Chromium steel may have first been created in ancient Persia during the 11th century — 1,000 years before it was first made in Sheffield, the Steel City.
Sheffield has a proud history as a northern powerhouse and it is all based on a formidable metal industry, bolstered by its invention of stainless steel in 1913.
Chromium steel is similar to stainless steel, but for the metal to be classified as the latter it must have a chromium content of at least 10.5 per cent.
It was not believed chromium was deliberately added to the steel-making process before Sheffield churned out its first batch of stainless steel in 1913.
But a new study found evidence in modern-day Iran of steel deliberately forged with chromium, at approximately one per cent.
This picture shows slag adhering to the side of a piece of a crucible.
It was found at the site of Chahak, in Fars province, southern Iran. Analysis of this revealed it contained chromium, the first known use of it to make a steel alloy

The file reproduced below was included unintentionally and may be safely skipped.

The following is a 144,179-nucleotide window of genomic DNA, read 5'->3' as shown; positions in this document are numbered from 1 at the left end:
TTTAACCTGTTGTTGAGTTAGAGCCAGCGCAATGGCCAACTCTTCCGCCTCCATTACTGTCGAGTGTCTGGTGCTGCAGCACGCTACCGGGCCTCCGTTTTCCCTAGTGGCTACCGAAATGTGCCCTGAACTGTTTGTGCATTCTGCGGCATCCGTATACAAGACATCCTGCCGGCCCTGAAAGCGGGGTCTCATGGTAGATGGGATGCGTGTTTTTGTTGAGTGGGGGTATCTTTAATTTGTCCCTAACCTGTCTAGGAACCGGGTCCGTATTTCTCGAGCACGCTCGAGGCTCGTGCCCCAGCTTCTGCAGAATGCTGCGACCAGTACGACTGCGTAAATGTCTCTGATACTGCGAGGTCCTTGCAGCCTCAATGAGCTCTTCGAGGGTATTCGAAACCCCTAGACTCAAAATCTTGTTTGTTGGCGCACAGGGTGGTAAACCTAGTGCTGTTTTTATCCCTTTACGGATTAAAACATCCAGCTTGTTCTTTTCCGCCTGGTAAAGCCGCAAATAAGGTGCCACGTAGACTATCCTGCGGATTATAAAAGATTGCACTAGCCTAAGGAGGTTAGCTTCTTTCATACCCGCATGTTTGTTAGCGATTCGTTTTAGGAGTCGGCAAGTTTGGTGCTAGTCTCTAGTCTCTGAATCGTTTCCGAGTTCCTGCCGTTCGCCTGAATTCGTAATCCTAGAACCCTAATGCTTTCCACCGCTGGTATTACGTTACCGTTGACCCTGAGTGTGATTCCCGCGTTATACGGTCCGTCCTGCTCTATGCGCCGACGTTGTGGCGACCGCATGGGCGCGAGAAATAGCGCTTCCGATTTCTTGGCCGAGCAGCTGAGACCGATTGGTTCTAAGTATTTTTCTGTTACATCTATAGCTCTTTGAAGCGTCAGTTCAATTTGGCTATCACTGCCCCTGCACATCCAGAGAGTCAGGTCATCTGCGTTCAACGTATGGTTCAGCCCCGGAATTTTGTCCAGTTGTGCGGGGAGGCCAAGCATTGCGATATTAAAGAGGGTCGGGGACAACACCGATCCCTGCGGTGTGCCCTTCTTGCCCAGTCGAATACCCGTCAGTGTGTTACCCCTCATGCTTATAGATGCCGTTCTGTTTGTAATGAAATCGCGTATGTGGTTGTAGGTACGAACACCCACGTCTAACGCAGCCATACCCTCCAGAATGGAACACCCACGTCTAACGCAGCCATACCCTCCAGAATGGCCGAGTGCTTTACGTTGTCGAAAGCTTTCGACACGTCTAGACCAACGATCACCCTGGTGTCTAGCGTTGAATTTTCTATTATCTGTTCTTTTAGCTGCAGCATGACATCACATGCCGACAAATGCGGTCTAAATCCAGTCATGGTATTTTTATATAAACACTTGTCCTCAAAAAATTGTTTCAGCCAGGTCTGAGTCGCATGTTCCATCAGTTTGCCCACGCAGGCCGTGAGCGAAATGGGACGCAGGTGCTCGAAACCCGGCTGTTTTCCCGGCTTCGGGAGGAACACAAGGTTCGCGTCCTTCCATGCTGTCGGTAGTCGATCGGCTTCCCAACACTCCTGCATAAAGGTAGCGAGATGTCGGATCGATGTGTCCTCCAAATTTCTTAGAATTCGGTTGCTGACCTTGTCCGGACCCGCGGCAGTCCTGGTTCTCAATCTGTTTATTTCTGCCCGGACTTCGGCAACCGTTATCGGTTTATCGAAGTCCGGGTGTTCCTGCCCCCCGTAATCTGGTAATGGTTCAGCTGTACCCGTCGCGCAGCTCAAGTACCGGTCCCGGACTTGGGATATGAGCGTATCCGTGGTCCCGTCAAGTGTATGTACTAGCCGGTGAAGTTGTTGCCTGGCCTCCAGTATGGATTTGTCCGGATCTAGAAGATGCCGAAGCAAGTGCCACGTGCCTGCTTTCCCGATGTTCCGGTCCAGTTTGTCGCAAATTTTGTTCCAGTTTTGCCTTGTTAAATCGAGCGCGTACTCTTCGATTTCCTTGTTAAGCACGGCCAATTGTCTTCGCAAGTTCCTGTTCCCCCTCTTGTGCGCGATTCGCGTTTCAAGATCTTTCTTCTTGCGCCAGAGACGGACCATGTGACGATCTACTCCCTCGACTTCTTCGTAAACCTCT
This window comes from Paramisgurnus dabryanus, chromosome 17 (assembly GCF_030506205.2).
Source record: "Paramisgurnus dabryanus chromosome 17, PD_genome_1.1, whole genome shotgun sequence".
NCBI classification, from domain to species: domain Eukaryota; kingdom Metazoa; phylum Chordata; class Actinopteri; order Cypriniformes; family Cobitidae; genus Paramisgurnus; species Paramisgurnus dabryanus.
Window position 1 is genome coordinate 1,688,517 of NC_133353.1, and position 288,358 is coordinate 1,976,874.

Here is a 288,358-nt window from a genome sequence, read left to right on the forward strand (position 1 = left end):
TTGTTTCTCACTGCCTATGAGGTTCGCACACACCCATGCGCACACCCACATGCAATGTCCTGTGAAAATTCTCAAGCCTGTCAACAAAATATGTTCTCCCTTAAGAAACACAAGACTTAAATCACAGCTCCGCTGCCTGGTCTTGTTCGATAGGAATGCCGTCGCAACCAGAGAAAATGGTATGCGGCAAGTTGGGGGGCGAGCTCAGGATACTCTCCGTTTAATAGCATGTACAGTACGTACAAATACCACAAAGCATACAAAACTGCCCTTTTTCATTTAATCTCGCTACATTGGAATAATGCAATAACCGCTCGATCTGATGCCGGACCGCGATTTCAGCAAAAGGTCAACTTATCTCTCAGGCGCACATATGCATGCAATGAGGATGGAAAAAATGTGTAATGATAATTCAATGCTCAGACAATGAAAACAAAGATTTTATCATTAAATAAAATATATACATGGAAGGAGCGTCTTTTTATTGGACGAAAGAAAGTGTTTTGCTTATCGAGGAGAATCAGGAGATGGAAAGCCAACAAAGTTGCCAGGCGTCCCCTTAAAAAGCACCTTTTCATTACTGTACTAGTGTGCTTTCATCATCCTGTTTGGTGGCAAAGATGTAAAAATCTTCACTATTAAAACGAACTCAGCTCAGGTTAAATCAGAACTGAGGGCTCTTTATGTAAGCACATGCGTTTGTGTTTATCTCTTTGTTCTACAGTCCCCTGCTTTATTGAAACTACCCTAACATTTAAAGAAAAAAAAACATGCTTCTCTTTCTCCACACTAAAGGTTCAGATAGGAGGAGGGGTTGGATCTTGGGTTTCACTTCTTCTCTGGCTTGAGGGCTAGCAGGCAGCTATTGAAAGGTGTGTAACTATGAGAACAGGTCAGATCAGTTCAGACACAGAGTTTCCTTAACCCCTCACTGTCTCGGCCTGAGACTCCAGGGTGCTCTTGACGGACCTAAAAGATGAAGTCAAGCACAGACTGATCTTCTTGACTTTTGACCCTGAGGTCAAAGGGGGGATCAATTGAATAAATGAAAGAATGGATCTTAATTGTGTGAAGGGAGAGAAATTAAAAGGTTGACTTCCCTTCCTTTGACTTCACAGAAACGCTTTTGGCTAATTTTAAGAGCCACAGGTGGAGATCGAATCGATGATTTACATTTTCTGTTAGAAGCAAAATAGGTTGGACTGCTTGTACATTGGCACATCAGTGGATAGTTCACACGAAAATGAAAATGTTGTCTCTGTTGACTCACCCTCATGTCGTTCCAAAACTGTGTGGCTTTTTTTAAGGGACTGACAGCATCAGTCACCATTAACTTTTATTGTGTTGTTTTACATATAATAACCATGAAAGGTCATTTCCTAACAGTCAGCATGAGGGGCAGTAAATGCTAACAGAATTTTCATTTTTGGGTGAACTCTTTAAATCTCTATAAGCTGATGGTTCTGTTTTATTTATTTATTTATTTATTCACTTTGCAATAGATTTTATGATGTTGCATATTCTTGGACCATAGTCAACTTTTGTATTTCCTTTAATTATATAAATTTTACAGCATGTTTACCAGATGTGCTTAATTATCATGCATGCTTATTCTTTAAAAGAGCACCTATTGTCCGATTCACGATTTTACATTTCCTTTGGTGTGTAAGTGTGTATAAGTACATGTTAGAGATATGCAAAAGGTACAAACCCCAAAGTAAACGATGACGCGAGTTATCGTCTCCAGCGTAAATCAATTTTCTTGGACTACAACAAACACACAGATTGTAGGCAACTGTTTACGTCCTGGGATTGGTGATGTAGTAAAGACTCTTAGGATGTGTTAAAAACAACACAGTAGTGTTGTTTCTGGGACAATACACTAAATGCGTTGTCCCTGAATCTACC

Although the medieval methods left the metal unable to reach the high standards of today, the addition of chromium would have been substantial, researchers believe.
Just like modern-day stainless steel, where the chromium provides an anti-corrosive layer, the Persian steel would have obtained a protective coat.
Researchers from UCL tracked down the archaeological site where the chromium steel was made with the help of historical manuscripts.
They speak of a once famous steel production centre called Chahak.
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